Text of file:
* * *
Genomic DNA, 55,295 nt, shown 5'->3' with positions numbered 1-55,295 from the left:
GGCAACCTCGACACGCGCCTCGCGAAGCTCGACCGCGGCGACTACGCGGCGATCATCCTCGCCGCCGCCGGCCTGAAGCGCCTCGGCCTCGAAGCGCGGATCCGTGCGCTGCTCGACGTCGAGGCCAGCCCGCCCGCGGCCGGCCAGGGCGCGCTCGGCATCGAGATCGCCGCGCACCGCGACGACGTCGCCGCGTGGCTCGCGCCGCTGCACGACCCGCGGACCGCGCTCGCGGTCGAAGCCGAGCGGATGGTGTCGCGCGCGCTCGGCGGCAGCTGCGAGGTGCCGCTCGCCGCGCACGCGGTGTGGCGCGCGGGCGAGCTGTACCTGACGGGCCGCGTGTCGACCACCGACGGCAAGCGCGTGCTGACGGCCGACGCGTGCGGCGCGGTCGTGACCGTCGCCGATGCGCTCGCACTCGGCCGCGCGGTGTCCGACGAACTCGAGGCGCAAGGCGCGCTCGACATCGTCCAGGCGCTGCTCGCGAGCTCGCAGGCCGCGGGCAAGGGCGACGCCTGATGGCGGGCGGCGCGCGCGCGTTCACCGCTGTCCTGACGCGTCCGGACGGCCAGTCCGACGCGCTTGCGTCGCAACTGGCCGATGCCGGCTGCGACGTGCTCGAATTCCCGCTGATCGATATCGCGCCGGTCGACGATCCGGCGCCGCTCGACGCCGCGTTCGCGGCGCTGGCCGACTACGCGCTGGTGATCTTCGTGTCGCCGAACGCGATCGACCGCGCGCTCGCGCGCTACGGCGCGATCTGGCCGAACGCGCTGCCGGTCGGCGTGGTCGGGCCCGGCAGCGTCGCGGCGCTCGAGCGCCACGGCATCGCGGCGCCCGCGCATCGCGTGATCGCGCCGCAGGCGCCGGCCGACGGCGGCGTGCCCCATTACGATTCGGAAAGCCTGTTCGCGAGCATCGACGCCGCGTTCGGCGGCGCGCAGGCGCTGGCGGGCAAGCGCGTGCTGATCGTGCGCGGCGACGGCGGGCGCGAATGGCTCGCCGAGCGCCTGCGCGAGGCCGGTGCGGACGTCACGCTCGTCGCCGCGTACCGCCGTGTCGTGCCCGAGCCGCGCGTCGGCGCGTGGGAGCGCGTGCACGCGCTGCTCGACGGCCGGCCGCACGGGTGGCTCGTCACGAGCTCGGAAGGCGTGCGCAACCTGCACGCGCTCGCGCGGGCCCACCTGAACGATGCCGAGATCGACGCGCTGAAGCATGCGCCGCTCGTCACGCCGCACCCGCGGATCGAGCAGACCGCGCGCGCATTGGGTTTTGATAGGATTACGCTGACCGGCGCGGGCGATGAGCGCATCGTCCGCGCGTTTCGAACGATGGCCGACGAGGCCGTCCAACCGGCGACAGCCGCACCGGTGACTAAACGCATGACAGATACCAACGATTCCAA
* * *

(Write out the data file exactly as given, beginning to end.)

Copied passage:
Genomic DNA, 55,295 nt, shown 5'->3' with positions numbered 1-55,295 from the left:
GGCAACCTCGACACGCGCCTCGCGAAGCTCGACCGCGGCGACTACGCGGCGATCATCCTCGCCGCCGCCGGCCTGAAGCGCCTCGGCCTCGAAGCGCGGATCCGTGCGCTGCTCGACGTCGAGGCCAGCCCGCCCGCGGCCGGCCAGGGCGCGCTCGGCATCGAGATCGCCGCGCACCGCGACGACGTCGCCGCGTGGCTCGCGCCGCTGCACGACCCGCGGACCGCGCTCGCGGTCGAAGCCGAGCGGATGGTGTCGCGCGCGCTCGGCGGCAGCTGCGAGGTGCCGCTCGCCGCGCACGCGGTGTGGCGCGCGGGCGAGCTGTACCTGACGGGCCGCGTGTCGACCACCGACGGCAAGCGCGTGCTGACGGCCGACGCGTGCGGCGCGGTCGTGACCGTCGCCGATGCGCTCGCACTCGGCCGCGCGGTGTCCGACGAACTCGAGGCGCAAGGCGCGCTCGACATCGTCCAGGCGCTGCTCGCGAGCTCGCAGGCCGCGGGCAAGGGCGACGCCTGATGGCGGGCGGCGCGCGCGCGTTCACCGCTGTCCTGACGCGTCCGGACGGCCAGTCCGACGCGCTTGCGTCGCAACTGGCCGATGCCGGCTGCGACGTGCTCGAATTCCCGCTGATCGATATCGCGCCGGTCGACGATCCGGCGCCGCTCGACGCCGCGTTCGCGGCGCTGGCCGACTACGCGCTGGTGATCTTCGTGTCGCCGAACGCGATCGACCGCGCGCTCGCGCGCTACGGCGCGATCTGGCCGAACGCGCTGCCGGTCGGCGTGGTCGGGCCCGGCAGCGTCGCGGCGCTCGAGCGCCACGGCATCGCGGCGCCCGCGCATCGCGTGATCGCGCCGCAGGCGCCGGCCGACGGCGGCGTGCCCCATTACGATTCGGAAAGCCTGTTCGCGAGCATCGACGCCGCGTTCGGCGGCGCGCAGGCGCTGGCGGGCAAGCGCGTGCTGATCGTGCGCGGCGACGGCGGGCGCGAATGGCTCGCCGAGCGCCTGCGCGAGGCCGGTGCGGACGTCACGCTCGTCGCCGCGTACCGCCGTGTCGTGCCCGAGCCGCGCGTCGGCGCGTGGGAGCGCGTGCACGCGCTGCTCGACGGCCGGCCGCACGGGTGGCTCGTCACGAGCTCGGAAGGCGTGCGCAACCTGCACGCGCTCGCGCGGGCCCACCTGAACGATGCCGAGATCGACGCGCTGAAGCATGCGCCGCTCGTCACGCCGCACCCGCGGATCGAGCAGACCGCGCGCGCATTGGGTTTTGATAGGATTACGCTGACCGGCGCGGGCGATGAGCGCATCGTCCGCGCGTTTCGAACGATGGCCGACGAGGCCGTCCAACCGGCGACAGCCGCACCGGTGACTAAACGCATGACAGATACCAACGATTCCAA